Being prepared is something we all care about, but some people put more effort into preparation than others.
If you are the kind of person who is never more than a few steps from a pocket knife and a bottle of water, you are probably more aware of your surroundings than your peers.
You find yourself casually wondering what you'd do if your car broke down on the highway, if you were trapped in an elevator, or if a burglar attacked your home.
It's fun to think about different scenarios about how you might break out of the elevator hatch like an action movie hero, but this has likely resulted in you being just a little more prepared than your average desk jockey.
When planning for absolutely everything, one fact that cannot be missed is how many potential disasters or minor mishaps could occur in the car or with only your vehicle nearby.
This is why so many people have a car first aid kit tucked next to their spare tire and flat patches.
But why let some manufacturer build your kit for you when you can save money by hand-picking each quality component?
That's precisely what we're here to create today.
The first thing you need to choose is your kit bag.
This will determine your kit’s ultimate capacity and how tidily it packs into an unused corner of your car.
Some people like the altoid-box kit with only a few band-aids and buttons, while others will load an entire backpack full of bandages, braces, and icy hot pads.
The most common for cars are small rectangular soft-pouches slightly larger than the palm of your hand and about as wide as your fist.
For a commuter, first aid kit, go small and compact for something that can be slipped into a purse, pocket, or briefcase for any incidental fieldwork.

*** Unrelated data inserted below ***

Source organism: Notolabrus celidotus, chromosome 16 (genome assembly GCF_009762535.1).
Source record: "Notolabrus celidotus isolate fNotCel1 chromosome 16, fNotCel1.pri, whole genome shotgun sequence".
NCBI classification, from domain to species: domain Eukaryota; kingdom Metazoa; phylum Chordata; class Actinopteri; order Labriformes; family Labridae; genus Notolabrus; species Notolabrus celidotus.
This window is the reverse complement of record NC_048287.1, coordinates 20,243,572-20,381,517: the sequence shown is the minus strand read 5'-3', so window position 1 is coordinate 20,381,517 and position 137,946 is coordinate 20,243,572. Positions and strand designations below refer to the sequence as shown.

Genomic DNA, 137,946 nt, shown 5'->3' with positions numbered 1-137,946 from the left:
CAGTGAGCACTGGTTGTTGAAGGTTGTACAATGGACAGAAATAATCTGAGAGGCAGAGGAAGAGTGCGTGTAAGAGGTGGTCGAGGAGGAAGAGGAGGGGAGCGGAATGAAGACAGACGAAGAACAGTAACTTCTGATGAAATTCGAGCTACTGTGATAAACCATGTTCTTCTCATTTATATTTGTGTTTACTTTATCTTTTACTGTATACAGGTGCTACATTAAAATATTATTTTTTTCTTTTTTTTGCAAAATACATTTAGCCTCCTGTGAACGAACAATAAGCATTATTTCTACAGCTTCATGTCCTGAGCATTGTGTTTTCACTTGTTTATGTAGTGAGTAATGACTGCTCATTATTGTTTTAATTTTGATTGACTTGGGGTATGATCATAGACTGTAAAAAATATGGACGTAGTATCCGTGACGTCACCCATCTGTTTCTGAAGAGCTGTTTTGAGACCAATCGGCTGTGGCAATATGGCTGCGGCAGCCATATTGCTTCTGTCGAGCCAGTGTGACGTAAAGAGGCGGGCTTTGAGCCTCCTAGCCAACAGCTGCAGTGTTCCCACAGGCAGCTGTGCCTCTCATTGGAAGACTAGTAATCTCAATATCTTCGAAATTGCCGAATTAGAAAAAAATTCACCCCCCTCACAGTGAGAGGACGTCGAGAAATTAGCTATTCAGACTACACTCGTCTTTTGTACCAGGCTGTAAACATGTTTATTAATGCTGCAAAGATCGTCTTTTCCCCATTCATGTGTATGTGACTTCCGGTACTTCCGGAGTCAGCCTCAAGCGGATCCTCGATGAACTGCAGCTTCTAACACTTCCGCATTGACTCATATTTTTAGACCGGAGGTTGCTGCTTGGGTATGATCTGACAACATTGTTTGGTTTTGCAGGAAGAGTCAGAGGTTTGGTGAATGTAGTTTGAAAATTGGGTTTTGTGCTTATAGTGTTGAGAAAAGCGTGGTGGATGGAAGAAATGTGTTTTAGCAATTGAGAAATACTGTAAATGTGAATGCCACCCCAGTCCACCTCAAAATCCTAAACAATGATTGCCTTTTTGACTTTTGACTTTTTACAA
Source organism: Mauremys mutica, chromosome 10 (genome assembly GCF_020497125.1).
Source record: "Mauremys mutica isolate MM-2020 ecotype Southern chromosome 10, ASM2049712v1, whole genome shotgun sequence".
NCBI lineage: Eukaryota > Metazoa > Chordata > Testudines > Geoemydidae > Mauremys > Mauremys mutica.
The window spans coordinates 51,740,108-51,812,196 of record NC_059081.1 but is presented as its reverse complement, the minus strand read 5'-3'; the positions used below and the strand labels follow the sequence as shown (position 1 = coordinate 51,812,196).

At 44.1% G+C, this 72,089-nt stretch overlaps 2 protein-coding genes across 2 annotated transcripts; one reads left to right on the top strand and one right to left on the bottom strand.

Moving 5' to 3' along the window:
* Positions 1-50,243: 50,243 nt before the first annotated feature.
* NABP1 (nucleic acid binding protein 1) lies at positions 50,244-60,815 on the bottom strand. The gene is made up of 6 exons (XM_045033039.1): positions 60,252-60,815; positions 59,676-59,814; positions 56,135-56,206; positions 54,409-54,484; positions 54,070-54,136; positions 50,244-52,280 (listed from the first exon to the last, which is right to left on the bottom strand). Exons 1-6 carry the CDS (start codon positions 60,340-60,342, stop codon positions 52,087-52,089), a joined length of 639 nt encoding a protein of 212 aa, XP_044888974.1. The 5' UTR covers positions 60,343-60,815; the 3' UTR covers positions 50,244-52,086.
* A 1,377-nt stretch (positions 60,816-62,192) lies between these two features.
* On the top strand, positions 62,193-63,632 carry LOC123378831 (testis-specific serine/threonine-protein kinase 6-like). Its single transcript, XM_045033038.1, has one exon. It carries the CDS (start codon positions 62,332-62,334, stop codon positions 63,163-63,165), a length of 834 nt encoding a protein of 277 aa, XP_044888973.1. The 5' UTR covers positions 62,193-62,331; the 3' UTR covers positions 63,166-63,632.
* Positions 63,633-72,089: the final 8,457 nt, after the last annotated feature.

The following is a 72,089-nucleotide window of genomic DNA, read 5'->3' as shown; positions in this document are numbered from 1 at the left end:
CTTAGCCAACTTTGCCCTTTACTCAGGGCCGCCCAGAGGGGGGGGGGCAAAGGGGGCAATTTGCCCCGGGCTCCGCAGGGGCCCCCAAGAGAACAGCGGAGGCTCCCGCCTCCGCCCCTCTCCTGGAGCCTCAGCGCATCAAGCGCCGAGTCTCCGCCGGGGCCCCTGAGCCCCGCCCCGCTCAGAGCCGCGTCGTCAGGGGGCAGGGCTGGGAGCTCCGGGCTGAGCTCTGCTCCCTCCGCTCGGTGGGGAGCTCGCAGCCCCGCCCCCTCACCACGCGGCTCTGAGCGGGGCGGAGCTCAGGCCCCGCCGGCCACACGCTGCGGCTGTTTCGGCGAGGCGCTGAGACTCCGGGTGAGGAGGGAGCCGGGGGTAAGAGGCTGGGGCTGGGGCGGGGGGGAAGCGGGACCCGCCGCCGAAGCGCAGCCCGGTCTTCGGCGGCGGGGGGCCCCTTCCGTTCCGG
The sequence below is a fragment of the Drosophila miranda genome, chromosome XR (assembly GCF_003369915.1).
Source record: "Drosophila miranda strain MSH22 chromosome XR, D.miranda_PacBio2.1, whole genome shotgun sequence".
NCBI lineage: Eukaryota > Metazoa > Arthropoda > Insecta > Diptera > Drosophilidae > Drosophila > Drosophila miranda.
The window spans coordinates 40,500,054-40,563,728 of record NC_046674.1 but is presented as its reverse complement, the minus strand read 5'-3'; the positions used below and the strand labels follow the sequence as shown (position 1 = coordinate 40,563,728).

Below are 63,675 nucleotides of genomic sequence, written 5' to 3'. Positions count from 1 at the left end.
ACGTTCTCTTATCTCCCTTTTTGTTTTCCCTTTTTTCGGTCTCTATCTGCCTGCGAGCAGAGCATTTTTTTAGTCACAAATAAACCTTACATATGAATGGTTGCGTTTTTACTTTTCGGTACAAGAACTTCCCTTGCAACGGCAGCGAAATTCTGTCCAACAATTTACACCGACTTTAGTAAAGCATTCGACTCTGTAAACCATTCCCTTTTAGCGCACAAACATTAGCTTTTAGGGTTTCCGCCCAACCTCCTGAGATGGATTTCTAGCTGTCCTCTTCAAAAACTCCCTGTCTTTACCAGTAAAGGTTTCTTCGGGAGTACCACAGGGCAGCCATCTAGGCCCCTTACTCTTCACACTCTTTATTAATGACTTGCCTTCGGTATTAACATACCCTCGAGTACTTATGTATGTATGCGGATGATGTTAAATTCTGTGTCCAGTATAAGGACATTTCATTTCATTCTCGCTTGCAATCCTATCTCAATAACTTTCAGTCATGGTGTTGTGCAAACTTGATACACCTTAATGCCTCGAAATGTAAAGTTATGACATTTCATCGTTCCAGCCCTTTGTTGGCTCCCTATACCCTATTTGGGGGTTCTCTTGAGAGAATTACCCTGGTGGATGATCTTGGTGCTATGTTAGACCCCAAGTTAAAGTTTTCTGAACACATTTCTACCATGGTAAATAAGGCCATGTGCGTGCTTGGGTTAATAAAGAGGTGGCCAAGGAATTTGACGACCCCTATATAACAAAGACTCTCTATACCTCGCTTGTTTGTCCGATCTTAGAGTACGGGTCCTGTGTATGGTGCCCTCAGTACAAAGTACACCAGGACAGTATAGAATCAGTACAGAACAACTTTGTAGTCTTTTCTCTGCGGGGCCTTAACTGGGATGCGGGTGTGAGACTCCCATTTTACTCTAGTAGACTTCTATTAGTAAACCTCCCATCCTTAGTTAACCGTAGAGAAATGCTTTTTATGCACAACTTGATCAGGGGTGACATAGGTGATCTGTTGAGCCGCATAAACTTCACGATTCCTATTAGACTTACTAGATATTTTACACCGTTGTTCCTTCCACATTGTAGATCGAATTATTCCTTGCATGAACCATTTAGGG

For those of you who like camping or anything-is-possible preparation, go for something more significant to include oversized items.
As a practicing professional, your car first aid kit’s first aspect should be a defense against non-injury medical issues.
Headaches, nausea, and other minor maladies are statistically going to be the worst of your problems and the most frequently needed.
Rather than getting individual pill packets, get a small plastic pillbox or empty tic-tac containers to keep your medicines tidy.
If you can tell them apart by site, you can also try a mini pill bottle keychain.
The next most common first aid problem is minor skin abrasions and cuts.
You will need a kit to clean, medicate, and protect against any damage to the skin, and this is what most car first aid kits are made for.
Itching happens when the skin is exposed to something mildly toxic or from an internal allergic reaction.
Itching problems require different equipment in your car first aid kit.
Sprains and breaks happen most often during camping and sports events, so not everyone includes this gear in their first aid kits.
However, if you do a lot of walking or working out, have active children, or like to camp, a car first aid kit can be beneficial.
Various minor medical issues could either be irritating for days or quickly dealt with on the go with a complete first aid kit.
This is why kits often include several seemingly miscellaneous items, such as emergency crafting supplies for tent and clothing repairs.
Finally, several items become very useful should you ever be stranded with your car but are not necessarily part of a first aid kit.
When packing your emergency bag, there's no reason to exclude these items for larger kits.
Building your car first aid kit is all about deciding how prepared you want to be.
If this particular car only goes to work and back, you may be best served by a small kit equipped for upset stomach and paper cuts.
However, if there's a chance that you might blow out a tire halfway up a mountain, consider packing an entire backpack full of backup gear with first aid supplies included.